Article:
Anybody who tells you that getting this virus is no big deal is full of shit.

Courtesy of the Wall Street Journal

Nearly a year into the global coronavirus pandemic, scientists, doctors and patients are beginning to unlock a puzzling phenomenon: For many patients, including young ones who never required hospitalization, Covid-19 has a devastating second act.

Many are dealing with symptoms weeks or months after they were expected to recover, often with puzzling new complications that can affect the entire body—severe fatigue, cognitive issues and memory lapses, digestive problems, erratic heart rates, headaches, dizziness, fluctuating blood pressure, even hair loss.

What is surprising to doctors is that many such cases involve people whose original cases weren’t the most serious, undermining the assumption that patients with mild Covid-19 recover within two weeks. Doctors call the condition “post-acute Covid” or “chronic Covid,” and sufferers often refer to themselves as “long haulers” or “long-Covid” patients.

“Usually, the patients with bad disease are most likely to have persistent symptoms, but Covid doesn’t work like that,” said Trisha Greenhalgh, professor of primary care at the University of Oxford and the lead author of an August BMJ study that was among the first to define chronic Covid patients as those with symptoms lasting more than 12 weeks and spanning multiple organ systems.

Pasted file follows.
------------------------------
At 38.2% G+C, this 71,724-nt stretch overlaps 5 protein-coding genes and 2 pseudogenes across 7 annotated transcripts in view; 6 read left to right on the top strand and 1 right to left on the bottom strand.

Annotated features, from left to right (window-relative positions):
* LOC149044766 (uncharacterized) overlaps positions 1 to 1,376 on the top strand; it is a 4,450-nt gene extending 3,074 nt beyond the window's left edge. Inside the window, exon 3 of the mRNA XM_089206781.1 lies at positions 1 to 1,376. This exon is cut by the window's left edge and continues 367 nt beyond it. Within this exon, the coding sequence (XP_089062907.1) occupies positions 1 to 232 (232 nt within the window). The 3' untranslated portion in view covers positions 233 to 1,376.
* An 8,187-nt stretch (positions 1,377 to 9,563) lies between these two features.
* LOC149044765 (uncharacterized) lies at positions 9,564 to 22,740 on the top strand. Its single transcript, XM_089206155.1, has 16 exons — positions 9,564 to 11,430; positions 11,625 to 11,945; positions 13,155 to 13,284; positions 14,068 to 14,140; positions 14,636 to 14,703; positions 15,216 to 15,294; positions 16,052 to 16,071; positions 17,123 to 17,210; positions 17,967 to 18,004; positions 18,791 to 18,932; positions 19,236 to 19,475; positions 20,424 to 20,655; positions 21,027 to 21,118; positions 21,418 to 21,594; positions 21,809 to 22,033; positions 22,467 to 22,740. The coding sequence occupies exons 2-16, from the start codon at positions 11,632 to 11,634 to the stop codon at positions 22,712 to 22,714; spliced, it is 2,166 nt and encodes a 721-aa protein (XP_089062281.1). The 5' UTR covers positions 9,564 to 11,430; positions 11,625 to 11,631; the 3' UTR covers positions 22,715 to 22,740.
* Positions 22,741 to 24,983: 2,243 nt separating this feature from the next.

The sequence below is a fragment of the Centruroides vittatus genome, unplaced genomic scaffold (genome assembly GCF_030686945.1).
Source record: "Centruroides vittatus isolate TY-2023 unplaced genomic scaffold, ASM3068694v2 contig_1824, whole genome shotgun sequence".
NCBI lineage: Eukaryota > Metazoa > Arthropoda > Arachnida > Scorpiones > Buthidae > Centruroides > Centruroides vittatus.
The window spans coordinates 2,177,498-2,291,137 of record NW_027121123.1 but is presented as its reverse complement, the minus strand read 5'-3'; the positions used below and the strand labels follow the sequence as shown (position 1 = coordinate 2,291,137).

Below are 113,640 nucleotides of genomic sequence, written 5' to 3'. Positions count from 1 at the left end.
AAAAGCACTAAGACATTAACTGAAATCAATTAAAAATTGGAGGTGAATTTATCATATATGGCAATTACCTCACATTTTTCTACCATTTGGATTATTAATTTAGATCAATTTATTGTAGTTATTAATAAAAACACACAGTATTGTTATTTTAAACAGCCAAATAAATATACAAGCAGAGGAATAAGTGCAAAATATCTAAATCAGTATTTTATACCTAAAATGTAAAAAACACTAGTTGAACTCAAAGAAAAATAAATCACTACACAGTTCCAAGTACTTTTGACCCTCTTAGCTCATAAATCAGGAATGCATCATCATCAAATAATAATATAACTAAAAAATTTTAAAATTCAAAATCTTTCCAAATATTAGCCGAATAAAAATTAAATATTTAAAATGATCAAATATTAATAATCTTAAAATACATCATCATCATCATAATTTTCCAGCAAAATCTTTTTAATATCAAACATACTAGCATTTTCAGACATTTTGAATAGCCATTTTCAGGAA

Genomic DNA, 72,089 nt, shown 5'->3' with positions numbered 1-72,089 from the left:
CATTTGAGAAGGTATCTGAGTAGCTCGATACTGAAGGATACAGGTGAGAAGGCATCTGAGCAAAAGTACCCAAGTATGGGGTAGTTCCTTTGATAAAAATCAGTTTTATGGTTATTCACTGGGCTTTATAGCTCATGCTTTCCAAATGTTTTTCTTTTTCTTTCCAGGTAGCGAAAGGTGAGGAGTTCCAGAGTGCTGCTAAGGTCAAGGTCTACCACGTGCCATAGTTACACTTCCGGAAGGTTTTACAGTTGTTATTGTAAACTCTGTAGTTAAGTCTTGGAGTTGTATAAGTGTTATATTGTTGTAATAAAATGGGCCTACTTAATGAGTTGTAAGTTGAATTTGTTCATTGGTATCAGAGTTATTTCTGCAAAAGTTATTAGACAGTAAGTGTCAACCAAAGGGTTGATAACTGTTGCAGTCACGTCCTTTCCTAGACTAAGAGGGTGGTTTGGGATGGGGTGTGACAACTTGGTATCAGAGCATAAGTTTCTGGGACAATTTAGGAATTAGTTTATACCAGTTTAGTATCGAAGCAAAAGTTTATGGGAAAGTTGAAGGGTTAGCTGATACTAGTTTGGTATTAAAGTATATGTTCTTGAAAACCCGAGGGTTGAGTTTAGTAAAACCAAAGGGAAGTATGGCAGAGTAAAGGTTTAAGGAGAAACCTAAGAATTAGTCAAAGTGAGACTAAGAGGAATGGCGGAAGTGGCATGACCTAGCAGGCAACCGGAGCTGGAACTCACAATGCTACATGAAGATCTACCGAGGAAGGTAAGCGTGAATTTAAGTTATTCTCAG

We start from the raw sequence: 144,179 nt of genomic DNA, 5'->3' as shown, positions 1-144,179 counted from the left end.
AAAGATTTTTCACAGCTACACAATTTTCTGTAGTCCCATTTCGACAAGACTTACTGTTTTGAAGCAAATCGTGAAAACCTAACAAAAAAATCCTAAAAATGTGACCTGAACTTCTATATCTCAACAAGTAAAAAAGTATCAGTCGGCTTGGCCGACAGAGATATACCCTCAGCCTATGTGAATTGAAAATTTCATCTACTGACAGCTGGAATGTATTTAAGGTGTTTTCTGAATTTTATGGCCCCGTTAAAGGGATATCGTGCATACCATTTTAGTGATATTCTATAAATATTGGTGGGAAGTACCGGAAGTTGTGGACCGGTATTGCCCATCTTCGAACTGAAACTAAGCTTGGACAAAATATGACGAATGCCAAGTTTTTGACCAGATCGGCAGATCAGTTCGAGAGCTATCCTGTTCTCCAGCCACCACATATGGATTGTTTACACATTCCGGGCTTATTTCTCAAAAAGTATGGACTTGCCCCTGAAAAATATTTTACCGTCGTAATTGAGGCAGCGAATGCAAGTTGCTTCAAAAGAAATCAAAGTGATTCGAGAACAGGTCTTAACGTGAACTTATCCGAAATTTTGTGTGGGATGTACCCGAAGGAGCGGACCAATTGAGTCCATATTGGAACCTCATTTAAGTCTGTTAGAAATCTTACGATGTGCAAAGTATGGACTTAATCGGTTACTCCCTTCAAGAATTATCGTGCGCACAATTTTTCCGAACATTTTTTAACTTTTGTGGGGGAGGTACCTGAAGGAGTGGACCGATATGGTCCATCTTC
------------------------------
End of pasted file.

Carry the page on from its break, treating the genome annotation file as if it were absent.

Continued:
For many such patients, she said, “the disease itself is not that bad,” but symptoms like memory lapses and rapid heart rate sometimes persist for months.

Estimates about the percentage of Covid-19 patients who experience long-haul symptoms range widely. A recent survey of more than 4,000 Covid-19 patients found that about 10% of those age 18 to 49 still struggled with symptoms four weeks after becoming sick, that 4.5% of all ages had symptoms for more than eight weeks, and 2.3% had them for more than 12 weeks. The study, which hasn’t yet been peer reviewed, was performed using an app created by the health-science company Zoe in cooperation with King’s College London and Massachusetts General Hospital.

Another preliminary study looking mostly at nonhospitalized Covid patients found that about 25% still had at least one symptom after 90 days. A European study found about one-third of 1,837 nonhospitalized patients reported being dependent on a caregiver about three months after symptoms started.

With more than 46 million cases world-wide, even the lower estimates would translate into millions living with long-term, sometimes disabling conditions, increasing the urgency to study this patient population, researchers said. What they find could have implications for how clinicians define recovery and what therapies they prescribe, doctors said.

This is not the first study to reach these conclusions, but it is yet one more reminder that we still know very little about this virus and that the long term effects may take us years to fully understand. 

In the meantime, our best defense is to keep ourselves isolated from those who pose a threat of infection and to protect our loved ones from a similar fate.